Arts & Leisure

Remarkable women from the past: Deborah Pickman Clifford

DEBORAH CLIFFORD

Deborah Clifford had a passionate interest in 19th Century American history and, soon after she and her family moved to Cornwall in 1966, she began graduate study of Vermont history at UVM with Professor Sam Hand. She quickly became an enthusiastic and tireless advocate of Vermont women’s history and significantly contributed to making it a subject for serious study. Soon she was writing prize-winning articles for Vermont History; based on widespread research in local sources, they included “Women’s War Against Rum,” “The Drive for Women’s Municipal Suffrage in Vermont, 1883-1917,” and “An Invasion of Strong-Minded Women: The Newspapers and the Women’s Suffrage Movement.” Vermont History noted that she “continued to study women as an organized force for social change and the evolving status of women.” 
During these years she also wrote books. “Mine Eyes Have Seen the Glory: A Biography of Julia Ward Howe,” (1979) discusses the 19th Century abolitionist and woman suffragist who wrote the lyrics to “The Battle Hymn of the Republic.” Her “Crusader for Freedom: A Life of Lydia Maria Child,” (1992) presents a novelist, abolitionist, women’s rights advocate. Child “brought to mind just the sort of feisty, independent woman I like… There were many times when the challenge of making sense out of this paradoxical, often maddeningly evasive woman tempted me to lay the whole project aside. But since I share something of Child’s stubbornness I persisted.”
In 2001 she published “The Passion of Abby Hemenway: Memory, Spirit, and the Making of History,” the 19th Century Vermont historian and another “Remarkable Woman” in this series. She ventured from the 19th Century, and her husband, Nicholas Clifford, ventured from Chinese history, and together they co-authored “The Troubled Roar of the Waters: Vermont in Flood and Recovery, 1927-1931,” on the destructive natural disaster and the recovery by Vermonters. 
Deborah Clifford studied Vermont women in the battle against the evils of alcoholism, their organizing for the Women’s Christian Temperance Union (the WCTU), and their traveling around the state and speaking at meetings. These women quickly realized the need to participate in politics from school board elections to the suffragist goal of equal voting rights in the state. “Until the late 1970s,” historian Marilyn Blackwell wrote, “few historians had noted the widespread influence of the WCTU, or the difficulties suffragists faced in a small rural state during their fifty-year campaign.” Clifford saw that newspapers asserted that women cannot “stand too near the ‘dirty pool of politics’ and escape the contagion of its foul vapors,” and that Vermont women did not want voting, and that the reform movement came from “agitators,” “sensational reformers,” and “peripatetic foreign vagabonds” who were “spreading unwelcome doctrines” during their unsuccessful 1870 suffrage campaign.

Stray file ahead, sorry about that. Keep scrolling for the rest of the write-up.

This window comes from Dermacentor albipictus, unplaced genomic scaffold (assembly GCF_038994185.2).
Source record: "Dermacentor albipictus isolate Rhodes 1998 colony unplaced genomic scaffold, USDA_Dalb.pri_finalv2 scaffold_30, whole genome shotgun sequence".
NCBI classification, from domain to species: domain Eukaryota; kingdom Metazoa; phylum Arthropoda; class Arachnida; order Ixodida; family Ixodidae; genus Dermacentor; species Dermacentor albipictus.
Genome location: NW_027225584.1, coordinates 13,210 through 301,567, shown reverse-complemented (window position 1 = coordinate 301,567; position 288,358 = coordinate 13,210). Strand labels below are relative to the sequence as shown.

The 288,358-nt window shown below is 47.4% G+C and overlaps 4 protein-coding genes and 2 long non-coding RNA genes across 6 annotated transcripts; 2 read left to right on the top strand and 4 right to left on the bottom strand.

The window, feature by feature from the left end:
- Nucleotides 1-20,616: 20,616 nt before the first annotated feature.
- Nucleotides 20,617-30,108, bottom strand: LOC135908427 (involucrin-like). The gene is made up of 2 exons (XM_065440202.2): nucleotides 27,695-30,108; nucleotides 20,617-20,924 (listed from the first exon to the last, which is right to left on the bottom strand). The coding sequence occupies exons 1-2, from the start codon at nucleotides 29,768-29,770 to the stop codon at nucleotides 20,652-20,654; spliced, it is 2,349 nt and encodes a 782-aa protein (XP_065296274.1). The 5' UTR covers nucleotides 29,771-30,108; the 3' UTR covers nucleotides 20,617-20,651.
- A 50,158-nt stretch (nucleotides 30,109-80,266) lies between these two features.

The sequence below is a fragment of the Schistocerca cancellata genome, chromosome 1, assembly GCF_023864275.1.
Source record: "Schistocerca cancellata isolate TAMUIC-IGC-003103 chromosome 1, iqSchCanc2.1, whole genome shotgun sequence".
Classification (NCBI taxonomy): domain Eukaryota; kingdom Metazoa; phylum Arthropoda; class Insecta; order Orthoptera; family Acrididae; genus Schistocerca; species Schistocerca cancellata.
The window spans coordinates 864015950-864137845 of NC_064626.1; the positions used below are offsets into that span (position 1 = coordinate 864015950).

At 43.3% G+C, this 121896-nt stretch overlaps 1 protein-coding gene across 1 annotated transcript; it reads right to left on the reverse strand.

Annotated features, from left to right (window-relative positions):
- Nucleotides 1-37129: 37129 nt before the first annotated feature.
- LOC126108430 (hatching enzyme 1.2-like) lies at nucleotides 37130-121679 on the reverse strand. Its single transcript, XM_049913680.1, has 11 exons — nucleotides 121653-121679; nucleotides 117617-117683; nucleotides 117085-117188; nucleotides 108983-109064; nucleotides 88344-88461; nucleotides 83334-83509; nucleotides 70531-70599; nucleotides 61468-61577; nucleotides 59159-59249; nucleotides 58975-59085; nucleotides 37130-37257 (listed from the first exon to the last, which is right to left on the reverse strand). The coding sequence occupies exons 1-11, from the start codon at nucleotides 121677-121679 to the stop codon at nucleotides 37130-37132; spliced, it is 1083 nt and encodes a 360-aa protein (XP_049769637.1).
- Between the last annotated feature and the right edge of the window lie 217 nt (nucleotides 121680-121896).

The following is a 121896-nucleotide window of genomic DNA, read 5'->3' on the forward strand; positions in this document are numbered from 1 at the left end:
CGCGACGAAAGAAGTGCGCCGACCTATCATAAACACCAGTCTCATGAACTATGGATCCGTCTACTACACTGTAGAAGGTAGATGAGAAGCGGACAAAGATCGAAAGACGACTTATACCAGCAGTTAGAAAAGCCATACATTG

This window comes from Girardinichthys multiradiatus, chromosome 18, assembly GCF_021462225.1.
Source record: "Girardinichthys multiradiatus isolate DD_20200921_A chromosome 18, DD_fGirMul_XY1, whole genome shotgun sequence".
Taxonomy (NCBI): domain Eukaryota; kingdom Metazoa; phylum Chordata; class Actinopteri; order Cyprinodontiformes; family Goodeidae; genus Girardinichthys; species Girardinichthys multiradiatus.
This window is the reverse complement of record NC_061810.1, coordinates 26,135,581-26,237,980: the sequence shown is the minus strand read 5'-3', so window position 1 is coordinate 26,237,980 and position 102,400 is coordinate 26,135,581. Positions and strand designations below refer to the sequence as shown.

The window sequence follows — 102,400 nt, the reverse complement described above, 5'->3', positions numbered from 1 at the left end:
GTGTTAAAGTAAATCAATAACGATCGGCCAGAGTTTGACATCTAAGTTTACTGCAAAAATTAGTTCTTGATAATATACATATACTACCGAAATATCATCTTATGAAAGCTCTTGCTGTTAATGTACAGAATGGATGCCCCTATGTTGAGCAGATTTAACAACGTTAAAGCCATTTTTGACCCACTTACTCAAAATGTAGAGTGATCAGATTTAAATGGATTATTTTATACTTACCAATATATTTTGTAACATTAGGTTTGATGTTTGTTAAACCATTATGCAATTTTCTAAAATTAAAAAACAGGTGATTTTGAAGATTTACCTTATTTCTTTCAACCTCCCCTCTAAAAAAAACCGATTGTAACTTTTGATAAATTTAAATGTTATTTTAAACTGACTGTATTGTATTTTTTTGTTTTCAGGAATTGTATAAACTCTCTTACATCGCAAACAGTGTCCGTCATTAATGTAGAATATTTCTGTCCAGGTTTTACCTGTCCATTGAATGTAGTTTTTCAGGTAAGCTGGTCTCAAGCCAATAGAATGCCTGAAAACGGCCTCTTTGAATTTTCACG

She did not limit her interest to women activists. She enjoyed finding material about the daily lives of women millworkers in the Sheldon Museum’s archives; their letters, she wrote, “open a window into what was once a dark and unexplored corner of Vermont history.” Stories about local women in Hemenway’s Vermont Historical Gazetteer prompted Clifford to write her biography. Years earlier Clifford’s scholarly contributions and contagious enthusiasm led to her becoming the first woman president of the Vermont Historical Society in 1981. She was posthumously inducted into the Vermont Academy of Arts and Sciences.
Among her many community activities her tireless commitment to the Henry Sheldon Museum left a lasting legacy and was a place she held dear. In the 1970s Jessica Swift, another “Remarkable Woman,” had funded the Stewart-Swift Research Center, and the Museum’s extensive collections were transferred to the new building with the task “to identify, sort, and write preliminary descriptions of the manuscripts, then still in chaos.” She had relished the research opportunities, and “the breadth and depth of the collections” were distinct when she became the first woman president in 1981. Soon, she dragged the Sheldon into the 20th Century, not an easy task with a reluctant Board. After her term she helped obtain funding for a Historian-in-Residence to assess the collections and Museum. He gave a seminar on “Researching Nearby History,” for which Clifford wrote “The Building of St. Mary’s Church in Middlebury, 1892-1907.” He encouraged the Sheldon to appoint an archivist to prepare a finding guide for publication. Again, Clifford played a vital role, and Treasures Gathered Here appeared in 1991. It establishes that her community “is the best documented local area in the northeast.” 
Deborah Clifford left treasured legacies. She paved the way for our knowledge of the significant role women have played in Vermont history and for us to further our understanding of our community’s history. 
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Contributed by the Research Center Committee of the Henry Sheldon Museum. Excellent as the Research Center documentation is, it doesn’t include everyone. Which courageous women of the past come to your mind? Who deserves recognition for their part in surviving or driving change? Why? Would you tell us about them? What about the Abenaki and people of color who’ve been ever present but little recognized? Do you have stories about them? We’d love to hear from you. Please get in touch at info@HenrySheldonMuseum.org

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